Author: Peter Law - The West Australian
Wed, 27 April 2022 10:16AM
The vaccine mandate covering more than one million workers in WA will remain until the third dose vaccination rate reaches “way over 80 per cent”, Mark McGowan says ahead of the easing of COVID rules.
It comes as WA reported 8392 cases on Wednesday. Of the 43,408 active cases, 253 people with COVID were in hospital, of which nine require intensive care.
There were 10 deaths, which dated between April 18 and 25. They included a man in his 90s, four men and three women in their 80s and a woman in her 70s.
This was the highest number of deaths reported in a single day in WA since the start of the pandemic, though none of these were in the reporting cycle to 8pm on Tuesday night.
The no jab, no job policy, which applies to 75 per cent of the workforce, is one of the few restrictions set to stay from Friday when the indoor mask mandate, density limits, proof of vaccination and isolation of close contacts are all removed.
It means staff at hospitality venues must be triple dose vaccinated to attend work, where they would potentially serve unvaccinated customers who had yet to receive even a single jab.
Despite the apparent inconsistency, the Premier said the new rules, which take effect from 12.01am on Friday, April 29, “make a lot of sense”.
It’s trying to save their lives and save their health. The evidence is all there that it worked.
“The reason is this: The proof of vaccination requirements to go into a cafe or restaurant is for two dose vaccination, that’s what the technology is,” he told ABC radio.
“If you are two dose vaccinated you can go in, if you’re not, you can’t. The people who aren’t two dose vaccinated, that’s less than 1 per cent of the population.
“So all of that effort by cafes and restaurants is for less than 1 per cent of the population. It’s diminishing returns system for a tiny group of people in effect.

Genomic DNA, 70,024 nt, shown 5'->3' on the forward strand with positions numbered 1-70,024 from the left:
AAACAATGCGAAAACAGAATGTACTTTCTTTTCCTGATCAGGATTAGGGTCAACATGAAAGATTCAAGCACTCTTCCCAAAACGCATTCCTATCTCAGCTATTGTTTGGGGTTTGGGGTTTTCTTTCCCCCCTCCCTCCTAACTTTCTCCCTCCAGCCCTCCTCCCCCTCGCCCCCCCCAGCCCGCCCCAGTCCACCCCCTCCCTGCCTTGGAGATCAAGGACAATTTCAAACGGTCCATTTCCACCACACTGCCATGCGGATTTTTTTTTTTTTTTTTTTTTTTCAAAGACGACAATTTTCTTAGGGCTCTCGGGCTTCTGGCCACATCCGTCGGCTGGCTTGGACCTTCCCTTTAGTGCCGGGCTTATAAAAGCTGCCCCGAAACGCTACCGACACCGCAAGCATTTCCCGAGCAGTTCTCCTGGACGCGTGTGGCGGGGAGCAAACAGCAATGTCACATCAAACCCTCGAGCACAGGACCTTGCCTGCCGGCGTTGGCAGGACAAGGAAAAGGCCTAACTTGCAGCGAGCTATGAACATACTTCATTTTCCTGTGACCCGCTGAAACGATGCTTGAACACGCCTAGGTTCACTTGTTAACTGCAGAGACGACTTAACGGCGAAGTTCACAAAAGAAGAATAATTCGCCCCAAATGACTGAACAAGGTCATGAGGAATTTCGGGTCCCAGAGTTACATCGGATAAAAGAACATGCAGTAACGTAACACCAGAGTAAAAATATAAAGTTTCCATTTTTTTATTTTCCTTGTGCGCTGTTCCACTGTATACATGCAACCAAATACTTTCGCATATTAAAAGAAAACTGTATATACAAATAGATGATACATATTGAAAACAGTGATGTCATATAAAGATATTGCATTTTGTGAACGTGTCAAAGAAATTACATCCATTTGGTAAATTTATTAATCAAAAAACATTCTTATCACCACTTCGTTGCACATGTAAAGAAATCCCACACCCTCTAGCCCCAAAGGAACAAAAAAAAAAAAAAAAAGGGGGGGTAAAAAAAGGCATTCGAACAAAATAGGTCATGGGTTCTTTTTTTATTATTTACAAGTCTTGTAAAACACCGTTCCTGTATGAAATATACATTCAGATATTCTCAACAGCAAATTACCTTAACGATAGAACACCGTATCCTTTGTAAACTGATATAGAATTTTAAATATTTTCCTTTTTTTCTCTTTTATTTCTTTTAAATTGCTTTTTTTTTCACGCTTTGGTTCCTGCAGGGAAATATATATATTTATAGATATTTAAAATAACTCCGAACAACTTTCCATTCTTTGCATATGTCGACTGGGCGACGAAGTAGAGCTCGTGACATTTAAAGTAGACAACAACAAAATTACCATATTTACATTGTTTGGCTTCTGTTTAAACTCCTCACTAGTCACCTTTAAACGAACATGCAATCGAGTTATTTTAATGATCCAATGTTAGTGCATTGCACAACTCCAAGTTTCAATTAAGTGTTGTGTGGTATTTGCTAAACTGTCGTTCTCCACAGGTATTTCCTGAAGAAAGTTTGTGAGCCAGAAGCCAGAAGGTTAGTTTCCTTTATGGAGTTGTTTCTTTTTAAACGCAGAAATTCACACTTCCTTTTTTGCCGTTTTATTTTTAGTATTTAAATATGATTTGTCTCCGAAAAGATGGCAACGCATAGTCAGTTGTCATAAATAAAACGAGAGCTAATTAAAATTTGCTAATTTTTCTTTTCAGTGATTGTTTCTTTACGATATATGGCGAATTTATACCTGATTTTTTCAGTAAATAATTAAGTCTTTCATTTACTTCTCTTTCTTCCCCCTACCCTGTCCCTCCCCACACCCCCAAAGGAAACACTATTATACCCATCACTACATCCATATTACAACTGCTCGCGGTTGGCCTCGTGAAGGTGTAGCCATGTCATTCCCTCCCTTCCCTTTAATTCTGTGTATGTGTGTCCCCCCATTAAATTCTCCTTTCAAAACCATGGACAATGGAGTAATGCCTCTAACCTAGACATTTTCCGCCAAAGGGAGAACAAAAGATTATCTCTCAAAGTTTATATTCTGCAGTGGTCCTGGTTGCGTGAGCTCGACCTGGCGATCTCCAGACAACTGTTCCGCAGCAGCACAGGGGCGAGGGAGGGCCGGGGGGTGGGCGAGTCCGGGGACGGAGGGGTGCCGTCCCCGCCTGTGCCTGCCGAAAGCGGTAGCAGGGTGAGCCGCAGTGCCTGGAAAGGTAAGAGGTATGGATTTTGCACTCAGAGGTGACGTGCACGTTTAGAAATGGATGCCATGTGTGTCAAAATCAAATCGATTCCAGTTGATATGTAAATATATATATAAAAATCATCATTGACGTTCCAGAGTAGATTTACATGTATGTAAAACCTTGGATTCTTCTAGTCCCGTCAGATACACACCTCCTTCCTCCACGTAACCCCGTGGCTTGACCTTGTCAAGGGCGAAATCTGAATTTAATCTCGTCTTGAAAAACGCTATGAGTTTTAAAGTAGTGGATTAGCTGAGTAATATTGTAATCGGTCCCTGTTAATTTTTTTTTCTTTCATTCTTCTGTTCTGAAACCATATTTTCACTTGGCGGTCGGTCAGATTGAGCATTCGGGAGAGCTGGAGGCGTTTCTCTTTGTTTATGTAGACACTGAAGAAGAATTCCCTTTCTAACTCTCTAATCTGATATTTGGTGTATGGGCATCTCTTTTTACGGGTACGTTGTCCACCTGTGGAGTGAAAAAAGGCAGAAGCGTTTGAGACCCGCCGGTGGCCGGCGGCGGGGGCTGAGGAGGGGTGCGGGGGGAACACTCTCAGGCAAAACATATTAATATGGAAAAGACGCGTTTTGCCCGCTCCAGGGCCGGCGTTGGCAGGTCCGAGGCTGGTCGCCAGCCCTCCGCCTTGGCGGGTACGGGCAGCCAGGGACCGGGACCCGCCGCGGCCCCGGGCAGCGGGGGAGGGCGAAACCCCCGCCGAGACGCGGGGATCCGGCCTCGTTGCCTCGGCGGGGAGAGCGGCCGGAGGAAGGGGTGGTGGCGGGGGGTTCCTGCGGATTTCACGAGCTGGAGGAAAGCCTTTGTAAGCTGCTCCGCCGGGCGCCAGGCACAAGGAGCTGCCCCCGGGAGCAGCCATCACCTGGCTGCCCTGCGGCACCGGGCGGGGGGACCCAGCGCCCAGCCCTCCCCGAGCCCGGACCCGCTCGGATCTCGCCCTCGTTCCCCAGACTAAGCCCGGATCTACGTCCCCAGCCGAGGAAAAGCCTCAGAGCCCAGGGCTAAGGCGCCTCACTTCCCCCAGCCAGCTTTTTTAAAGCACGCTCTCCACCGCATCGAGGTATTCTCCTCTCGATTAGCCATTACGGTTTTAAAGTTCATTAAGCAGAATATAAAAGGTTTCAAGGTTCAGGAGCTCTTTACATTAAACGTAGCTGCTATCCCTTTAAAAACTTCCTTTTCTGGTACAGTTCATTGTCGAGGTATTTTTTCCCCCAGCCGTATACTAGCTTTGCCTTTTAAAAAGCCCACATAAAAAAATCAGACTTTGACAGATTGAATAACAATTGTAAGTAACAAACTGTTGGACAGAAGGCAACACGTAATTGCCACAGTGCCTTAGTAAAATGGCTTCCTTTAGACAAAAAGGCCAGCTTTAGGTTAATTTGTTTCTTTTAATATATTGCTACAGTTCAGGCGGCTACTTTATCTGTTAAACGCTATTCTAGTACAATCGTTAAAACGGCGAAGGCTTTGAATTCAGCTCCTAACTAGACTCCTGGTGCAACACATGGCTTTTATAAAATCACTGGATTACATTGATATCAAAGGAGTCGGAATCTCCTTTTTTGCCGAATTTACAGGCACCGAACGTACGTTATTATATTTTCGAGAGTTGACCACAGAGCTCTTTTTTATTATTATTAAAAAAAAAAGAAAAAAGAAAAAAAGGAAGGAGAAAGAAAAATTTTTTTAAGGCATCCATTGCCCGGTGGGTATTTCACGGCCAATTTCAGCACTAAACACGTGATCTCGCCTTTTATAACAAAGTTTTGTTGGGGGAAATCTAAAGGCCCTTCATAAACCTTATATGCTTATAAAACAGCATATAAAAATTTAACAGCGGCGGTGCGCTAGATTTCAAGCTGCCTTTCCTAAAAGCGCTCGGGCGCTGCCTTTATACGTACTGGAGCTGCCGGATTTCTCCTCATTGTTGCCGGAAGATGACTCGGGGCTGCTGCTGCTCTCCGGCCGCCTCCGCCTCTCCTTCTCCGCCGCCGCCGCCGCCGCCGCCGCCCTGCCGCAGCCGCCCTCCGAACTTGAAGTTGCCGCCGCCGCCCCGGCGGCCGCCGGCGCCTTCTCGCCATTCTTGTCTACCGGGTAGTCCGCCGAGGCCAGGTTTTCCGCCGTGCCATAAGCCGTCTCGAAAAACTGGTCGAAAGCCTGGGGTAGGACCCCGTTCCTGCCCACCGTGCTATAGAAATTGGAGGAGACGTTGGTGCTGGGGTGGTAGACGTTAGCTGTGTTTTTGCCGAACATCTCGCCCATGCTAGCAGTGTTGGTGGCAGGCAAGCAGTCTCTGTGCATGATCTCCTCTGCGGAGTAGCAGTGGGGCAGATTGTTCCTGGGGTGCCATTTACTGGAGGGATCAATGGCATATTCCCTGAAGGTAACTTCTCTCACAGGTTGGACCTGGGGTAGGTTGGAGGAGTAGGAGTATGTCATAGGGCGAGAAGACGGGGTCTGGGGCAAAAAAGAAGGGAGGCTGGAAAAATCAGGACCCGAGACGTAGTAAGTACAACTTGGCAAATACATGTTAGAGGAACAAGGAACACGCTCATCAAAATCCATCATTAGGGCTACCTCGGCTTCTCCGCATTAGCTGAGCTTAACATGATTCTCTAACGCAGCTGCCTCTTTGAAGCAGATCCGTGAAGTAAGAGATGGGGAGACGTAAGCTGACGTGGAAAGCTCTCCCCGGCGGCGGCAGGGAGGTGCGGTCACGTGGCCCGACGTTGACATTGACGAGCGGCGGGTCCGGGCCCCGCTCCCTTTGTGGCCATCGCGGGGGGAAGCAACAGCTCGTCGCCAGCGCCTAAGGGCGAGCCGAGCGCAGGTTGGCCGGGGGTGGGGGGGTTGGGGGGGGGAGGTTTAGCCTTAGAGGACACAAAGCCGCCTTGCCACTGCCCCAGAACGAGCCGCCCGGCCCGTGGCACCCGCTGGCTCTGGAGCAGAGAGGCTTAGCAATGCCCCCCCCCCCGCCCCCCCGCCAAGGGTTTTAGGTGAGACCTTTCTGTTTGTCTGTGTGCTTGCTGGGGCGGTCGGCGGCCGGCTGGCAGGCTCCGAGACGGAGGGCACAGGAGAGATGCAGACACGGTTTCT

“The mandates in the workforce are for three dose vaccination. It’s very high, but it’s still not yet at 80 per cent, so we still want to get that third dose vaccination up over 80 per cent — way over 80 per cent.”
Mr McGowan said the final deadline for the vaccine mandate — which he credited as one of the main reasons for WA’s low hospitalisation and death rate — takes effect from the end of the May, so the jab requirement would stay “for the foreseeable future”.
He denied that keeping the mandate was a form of punishment for the unvaccinated given the State’s third dose rate was a nation-leading 79 per cent.
“It’s trying to save their lives and save their health. The evidence is all there that it worked,” he said.
“Lowest death rates in Australia, some of the lowest death rates in the world, lowest hospitalisation, strongest economy, lowest unemployment rate — because we did these difficult things.”
The Premier also confirmed the state of emergency declaration, which is renewed every two weeks with the stroke of pen, would continue.
He said the extraordinary powers were required so the remaining baseline restrictions, such as compulsory mask wearing in hospitals and on public transport plus restrictions on the movements of cruise ships, could be enforced.
“We still need some capacity to have some of those rules continue in effect for coming months. As soon as we don’t need the state of emergency, which is by the way very light touch now, we will remove it,” Mr McGowan said.
He told 6PR radio he was “feeling really good” as he recovers from a bout of COVID and would leave isolation as planned on Thursday, while his son, who was hospitalised with COVID last week, was “back to full health”.